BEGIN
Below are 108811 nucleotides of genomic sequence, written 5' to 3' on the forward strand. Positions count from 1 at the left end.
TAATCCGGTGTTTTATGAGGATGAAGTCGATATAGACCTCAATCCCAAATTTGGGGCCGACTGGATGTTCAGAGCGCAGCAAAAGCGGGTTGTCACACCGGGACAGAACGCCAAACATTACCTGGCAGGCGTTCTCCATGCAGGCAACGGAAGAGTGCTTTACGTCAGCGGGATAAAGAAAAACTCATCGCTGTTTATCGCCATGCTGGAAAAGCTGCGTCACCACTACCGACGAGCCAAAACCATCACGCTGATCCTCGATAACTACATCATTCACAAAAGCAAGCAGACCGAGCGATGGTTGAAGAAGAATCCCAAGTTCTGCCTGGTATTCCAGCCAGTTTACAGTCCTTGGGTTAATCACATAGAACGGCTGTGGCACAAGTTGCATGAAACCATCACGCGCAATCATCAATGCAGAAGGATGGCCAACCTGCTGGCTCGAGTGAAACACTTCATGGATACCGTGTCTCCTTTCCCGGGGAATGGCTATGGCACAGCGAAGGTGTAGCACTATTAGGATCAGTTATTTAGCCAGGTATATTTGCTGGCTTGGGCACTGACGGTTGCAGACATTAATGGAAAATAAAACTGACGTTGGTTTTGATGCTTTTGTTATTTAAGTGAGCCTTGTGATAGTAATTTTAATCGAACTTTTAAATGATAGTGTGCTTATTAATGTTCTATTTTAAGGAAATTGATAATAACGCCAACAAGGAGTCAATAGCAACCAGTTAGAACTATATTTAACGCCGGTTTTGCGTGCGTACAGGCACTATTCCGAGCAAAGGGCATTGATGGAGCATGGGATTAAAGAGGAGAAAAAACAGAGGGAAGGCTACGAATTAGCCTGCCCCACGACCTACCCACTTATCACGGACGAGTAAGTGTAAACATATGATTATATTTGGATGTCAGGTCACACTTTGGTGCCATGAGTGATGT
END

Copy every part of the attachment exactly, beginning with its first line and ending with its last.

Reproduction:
Below are 108811 nucleotides of genomic sequence, written 5' to 3' on the forward strand. Positions count from 1 at the left end.
TAATCCGGTGTTTTATGAGGATGAAGTCGATATAGACCTCAATCCCAAATTTGGGGCCGACTGGATGTTCAGAGCGCAGCAAAAGCGGGTTGTCACACCGGGACAGAACGCCAAACATTACCTGGCAGGCGTTCTCCATGCAGGCAACGGAAGAGTGCTTTACGTCAGCGGGATAAAGAAAAACTCATCGCTGTTTATCGCCATGCTGGAAAAGCTGCGTCACCACTACCGACGAGCCAAAACCATCACGCTGATCCTCGATAACTACATCATTCACAAAAGCAAGCAGACCGAGCGATGGTTGAAGAAGAATCCCAAGTTCTGCCTGGTATTCCAGCCAGTTTACAGTCCTTGGGTTAATCACATAGAACGGCTGTGGCACAAGTTGCATGAAACCATCACGCGCAATCATCAATGCAGAAGGATGGCCAACCTGCTGGCTCGAGTGAAACACTTCATGGATACCGTGTCTCCTTTCCCGGGGAATGGCTATGGCACAGCGAAGGTGTAGCACTATTAGGATCAGTTATTTAGCCAGGTATATTTGCTGGCTTGGGCACTGACGGTTGCAGACATTAATGGAAAATAAAACTGACGTTGGTTTTGATGCTTTTGTTATTTAAGTGAGCCTTGTGATAGTAATTTTAATCGAACTTTTAAATGATAGTGTGCTTATTAATGTTCTATTTTAAGGAAATTGATAATAACGCCAACAAGGAGTCAATAGCAACCAGTTAGAACTATATTTAACGCCGGTTTTGCGTGCGTACAGGCACTATTCCGAGCAAAGGGCATTGATGGAGCATGGGATTAAAGAGGAGAAAAAACAGAGGGAAGGCTACGAATTAGCCTGCCCCACGACCTACCCACTTATCACGGACGAGTAAGTGTAAACATATGATTATATTTGGATGTCAGGTCACACTTTGGTGCCATGAGTGATGT